Comp 317-001 and 417-001

Social, Ethical and Legal Issues in Computing

Peter Dordal, Loyola University CS Dept

Summer 2017: Tuesdays and Thursdays 5:30-8:30, Corboy 302

Text: The textbook will be A Gift of Fire, by Sara Baas and Timothy Henry, published by Prentice Hall. Officially we're down to use the brand-new 2017 5th edition. I've been told my copy of the 5th edition has arrived at the office, but I have not physically seen it yet. For this and other reasons, you may also use the 4th Edition, 2012. (That said, I do recommend the newer edition, even if sight unseen, because things change so fast.) This book is also available in an e-book format.

There will be three writing assignments during the course; the first writing assignment will have a rewriting component, as you resubmit your first draft.

There will also be one debate/presentation assignment.

There will not be a final exam.

My general course groundrules are here. Loyola's academic integrity rules are here.

You are expected to be familiar with the rules for quoting other sources in papers.

Notes and Readings

Notes Organized by Topic

Filesharing and Ethical Theory: classes 1 and 2

Copyright Laws and Lawsuits: classes 2 and 3

Privacy from the government: class 4

Privacy from others: classes 5 and 6

Free Speech and the Internet: classes 7 and 8

Software Patents: classes 9 and 10

Crime and Hacking: classes 11 and 12

Trust and Licensing (and other miscellaneous topics): class 12

Course notes

Most content is now in the files above.

Class 1: Tues, May 23
Class 2: Thurs, May 25
Class 3: Tues, May 30
Class 4: Thurs, June 1
Class 5: Tues, June 6
Class 6: Thurs, June 8
Class 7: Tues, June 13
Class 8: Thurs, June 15
Class 9: Tues, June 20
Class 10: Thurs, June 22
Class 11: Tues, June 27
Class 12: Thurs, June 29


Before class 1, read
These section numbers work for both the 5th and the 4th editions!

Before class 2, read all of chapter 1 and 4.1-4.3.

Paper topics

Paper 1: DMCA Takedown or Music Sampling
    First draft due Monday, June 5
    Final draft due: Monday, June 12

Paper 2: The Third-Party Doctrine (Privacy) or Defamation Policy (Speech)
    Due: Wednesday June 21

Paper 3: Software Patents or Computer Crime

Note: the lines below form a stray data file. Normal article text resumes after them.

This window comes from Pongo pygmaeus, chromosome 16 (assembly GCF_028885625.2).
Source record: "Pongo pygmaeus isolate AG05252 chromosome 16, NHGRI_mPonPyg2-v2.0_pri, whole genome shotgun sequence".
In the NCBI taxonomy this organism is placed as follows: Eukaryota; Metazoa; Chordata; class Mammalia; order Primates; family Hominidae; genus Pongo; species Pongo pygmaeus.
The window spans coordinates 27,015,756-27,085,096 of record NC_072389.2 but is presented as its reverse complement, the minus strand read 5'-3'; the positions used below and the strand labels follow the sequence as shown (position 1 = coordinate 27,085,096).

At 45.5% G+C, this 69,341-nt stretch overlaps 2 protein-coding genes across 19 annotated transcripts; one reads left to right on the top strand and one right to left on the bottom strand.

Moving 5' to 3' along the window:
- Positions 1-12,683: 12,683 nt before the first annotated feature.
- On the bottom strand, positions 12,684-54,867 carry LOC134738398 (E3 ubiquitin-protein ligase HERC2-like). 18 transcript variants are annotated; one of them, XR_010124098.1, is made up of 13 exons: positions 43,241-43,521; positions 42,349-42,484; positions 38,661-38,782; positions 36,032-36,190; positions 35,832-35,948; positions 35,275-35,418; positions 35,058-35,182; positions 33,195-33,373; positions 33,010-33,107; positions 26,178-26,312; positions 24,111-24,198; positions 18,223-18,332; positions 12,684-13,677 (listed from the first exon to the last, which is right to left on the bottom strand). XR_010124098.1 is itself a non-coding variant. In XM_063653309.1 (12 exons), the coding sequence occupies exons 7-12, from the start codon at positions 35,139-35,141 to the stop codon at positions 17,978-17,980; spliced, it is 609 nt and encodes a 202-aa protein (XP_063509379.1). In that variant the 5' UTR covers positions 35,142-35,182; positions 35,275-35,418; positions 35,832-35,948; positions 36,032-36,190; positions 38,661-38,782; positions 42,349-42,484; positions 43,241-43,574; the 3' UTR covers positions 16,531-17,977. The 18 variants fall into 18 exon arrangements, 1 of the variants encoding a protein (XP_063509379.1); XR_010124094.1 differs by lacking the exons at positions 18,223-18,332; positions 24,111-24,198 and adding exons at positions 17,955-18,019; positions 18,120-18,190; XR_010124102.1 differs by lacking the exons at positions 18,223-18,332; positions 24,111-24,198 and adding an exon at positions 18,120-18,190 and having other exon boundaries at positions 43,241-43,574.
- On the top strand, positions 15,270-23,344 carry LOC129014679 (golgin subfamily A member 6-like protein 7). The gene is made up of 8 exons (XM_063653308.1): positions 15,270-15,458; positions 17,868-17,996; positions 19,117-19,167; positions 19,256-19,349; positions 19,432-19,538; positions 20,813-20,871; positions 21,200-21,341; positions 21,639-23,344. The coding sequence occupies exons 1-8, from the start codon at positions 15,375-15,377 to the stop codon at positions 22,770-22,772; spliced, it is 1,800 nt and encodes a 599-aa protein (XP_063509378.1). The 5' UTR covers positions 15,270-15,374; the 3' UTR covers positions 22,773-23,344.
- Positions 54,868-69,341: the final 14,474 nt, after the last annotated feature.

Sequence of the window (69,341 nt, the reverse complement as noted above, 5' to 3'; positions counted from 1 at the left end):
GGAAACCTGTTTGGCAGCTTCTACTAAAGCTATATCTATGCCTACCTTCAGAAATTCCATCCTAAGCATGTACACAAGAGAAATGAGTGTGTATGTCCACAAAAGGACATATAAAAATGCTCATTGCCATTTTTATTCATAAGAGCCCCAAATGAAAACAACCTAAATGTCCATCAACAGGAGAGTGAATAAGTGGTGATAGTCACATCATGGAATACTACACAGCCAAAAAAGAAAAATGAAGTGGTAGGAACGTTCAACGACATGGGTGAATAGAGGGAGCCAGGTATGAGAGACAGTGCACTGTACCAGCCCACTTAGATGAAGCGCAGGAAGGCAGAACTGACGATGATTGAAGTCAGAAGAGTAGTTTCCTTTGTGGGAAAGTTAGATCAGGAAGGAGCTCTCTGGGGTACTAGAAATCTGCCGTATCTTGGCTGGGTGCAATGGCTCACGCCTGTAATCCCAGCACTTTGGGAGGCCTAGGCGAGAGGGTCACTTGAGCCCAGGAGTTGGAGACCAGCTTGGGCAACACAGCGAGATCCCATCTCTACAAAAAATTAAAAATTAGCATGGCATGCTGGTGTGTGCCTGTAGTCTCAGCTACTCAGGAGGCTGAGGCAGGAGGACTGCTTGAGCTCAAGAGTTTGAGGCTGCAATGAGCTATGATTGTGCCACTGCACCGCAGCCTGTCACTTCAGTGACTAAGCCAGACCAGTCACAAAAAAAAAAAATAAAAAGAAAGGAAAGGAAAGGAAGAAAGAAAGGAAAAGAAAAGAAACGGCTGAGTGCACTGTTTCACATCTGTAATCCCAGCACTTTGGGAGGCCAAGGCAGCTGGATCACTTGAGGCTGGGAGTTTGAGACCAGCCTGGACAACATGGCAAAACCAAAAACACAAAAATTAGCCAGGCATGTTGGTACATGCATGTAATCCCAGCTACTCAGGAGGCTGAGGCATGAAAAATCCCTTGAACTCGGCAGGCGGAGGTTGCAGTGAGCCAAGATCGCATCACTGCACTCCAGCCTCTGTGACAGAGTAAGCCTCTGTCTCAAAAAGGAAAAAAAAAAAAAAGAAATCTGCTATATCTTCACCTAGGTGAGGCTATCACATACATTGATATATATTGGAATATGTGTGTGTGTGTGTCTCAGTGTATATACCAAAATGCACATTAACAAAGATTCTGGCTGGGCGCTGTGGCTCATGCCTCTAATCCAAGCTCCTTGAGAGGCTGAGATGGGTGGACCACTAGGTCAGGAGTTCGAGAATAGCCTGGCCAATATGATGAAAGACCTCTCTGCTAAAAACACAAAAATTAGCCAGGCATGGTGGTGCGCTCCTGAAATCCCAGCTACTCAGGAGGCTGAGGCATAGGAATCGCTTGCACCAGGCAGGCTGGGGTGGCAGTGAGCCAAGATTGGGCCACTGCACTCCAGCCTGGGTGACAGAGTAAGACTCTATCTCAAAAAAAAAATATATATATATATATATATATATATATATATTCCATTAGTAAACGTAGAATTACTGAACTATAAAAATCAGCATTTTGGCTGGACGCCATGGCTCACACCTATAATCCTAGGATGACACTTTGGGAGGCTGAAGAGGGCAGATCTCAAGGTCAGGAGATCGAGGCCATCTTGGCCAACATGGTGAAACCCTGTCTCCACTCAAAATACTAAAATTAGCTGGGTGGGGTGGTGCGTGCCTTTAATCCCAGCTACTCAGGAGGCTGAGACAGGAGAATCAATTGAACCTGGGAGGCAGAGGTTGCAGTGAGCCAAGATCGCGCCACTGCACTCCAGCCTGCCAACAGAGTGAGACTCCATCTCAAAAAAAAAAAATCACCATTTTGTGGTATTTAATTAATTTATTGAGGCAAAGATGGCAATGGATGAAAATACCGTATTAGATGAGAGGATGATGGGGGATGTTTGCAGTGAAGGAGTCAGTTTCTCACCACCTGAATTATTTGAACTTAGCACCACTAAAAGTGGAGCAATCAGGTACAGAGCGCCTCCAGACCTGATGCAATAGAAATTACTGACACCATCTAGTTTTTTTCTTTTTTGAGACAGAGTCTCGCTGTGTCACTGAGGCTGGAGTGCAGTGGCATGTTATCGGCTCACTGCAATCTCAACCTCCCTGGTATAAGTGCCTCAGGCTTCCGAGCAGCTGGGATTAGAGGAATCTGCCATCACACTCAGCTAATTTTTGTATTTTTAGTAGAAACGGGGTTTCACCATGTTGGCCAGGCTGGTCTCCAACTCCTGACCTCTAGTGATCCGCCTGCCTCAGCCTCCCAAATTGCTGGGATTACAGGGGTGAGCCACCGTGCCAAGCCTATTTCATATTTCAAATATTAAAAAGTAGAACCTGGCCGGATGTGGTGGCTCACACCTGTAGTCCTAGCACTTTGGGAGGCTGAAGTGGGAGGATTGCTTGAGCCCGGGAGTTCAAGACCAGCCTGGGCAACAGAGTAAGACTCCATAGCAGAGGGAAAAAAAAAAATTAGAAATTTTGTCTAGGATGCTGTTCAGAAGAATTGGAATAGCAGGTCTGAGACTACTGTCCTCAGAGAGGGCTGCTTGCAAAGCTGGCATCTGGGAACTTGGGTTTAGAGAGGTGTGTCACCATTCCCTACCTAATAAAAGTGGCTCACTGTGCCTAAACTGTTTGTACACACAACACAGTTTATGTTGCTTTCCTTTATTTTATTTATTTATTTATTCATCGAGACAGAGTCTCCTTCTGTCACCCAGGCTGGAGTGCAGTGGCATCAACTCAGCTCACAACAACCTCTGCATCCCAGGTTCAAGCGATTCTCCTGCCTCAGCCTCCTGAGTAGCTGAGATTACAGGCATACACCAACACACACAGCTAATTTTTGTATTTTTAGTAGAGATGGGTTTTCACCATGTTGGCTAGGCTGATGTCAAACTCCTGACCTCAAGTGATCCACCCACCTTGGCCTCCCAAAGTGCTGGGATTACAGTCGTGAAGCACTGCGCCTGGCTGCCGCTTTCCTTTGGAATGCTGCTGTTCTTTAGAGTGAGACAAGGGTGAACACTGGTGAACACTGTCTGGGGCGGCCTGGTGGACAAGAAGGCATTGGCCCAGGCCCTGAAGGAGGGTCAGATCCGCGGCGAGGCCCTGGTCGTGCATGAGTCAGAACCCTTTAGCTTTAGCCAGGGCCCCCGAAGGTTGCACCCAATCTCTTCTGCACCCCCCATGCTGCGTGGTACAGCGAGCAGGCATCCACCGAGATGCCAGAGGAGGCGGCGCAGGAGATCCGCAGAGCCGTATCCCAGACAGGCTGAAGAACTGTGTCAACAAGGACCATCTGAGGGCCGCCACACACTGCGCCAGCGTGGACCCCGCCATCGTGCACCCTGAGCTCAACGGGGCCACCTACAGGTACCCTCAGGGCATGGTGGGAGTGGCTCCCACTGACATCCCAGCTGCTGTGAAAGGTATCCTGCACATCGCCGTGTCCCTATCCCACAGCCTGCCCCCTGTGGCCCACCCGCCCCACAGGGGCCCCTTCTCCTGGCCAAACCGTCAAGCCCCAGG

Due: Saturday, July 1

We will consider some of the topics listed below.

Articles, references, and links


Don't Talk To Cops, Part 1, James Duane, Regent University Law School

And an interesting followup: Reminder: Please Shut Up (advice from an attorney)


Association for Computing Machinery -- The professional organization for computer professionals (oriented towards programmers). See their USACM subgroup for public-policy issues. See also the ACM Code of Ethics.

Electronic Frontier Foundation -- Founded to fight for citizens' rights in the areas of privacy, cyberspace freedom (specifically, freedom of speech), copyrights, and encryption.

American Civil Liberties Union -- Not specifically concerned with cyberspace law, but nonetheless very involved in the fight against the Communications Decency Act. The ACLU has long fought against censorship in any form, and for personal liberties in general.

Electronic Privacy Information Center -- They are concerned with both government surveillance (directly and by searching your records), the scope of government databases, and encryption.

Computer Professionals for Social Responsibility -- "CPSR is a public-interest alliance of computer scientists and others interested in the impact of computer technology on society." Includes privacy issues but also professional responsibilities of programmers and workplace empowerment issues.

Ethics Center for Engineering and Science A useful compendium of ethics case studies and other information pertaining to science and engineering.

US Copyright office home page All sorts of information on copyright legislation, including the Digital Millenium Copyright Act.

2600, the Hacker Quarterly, leader in the fight for DeCSS.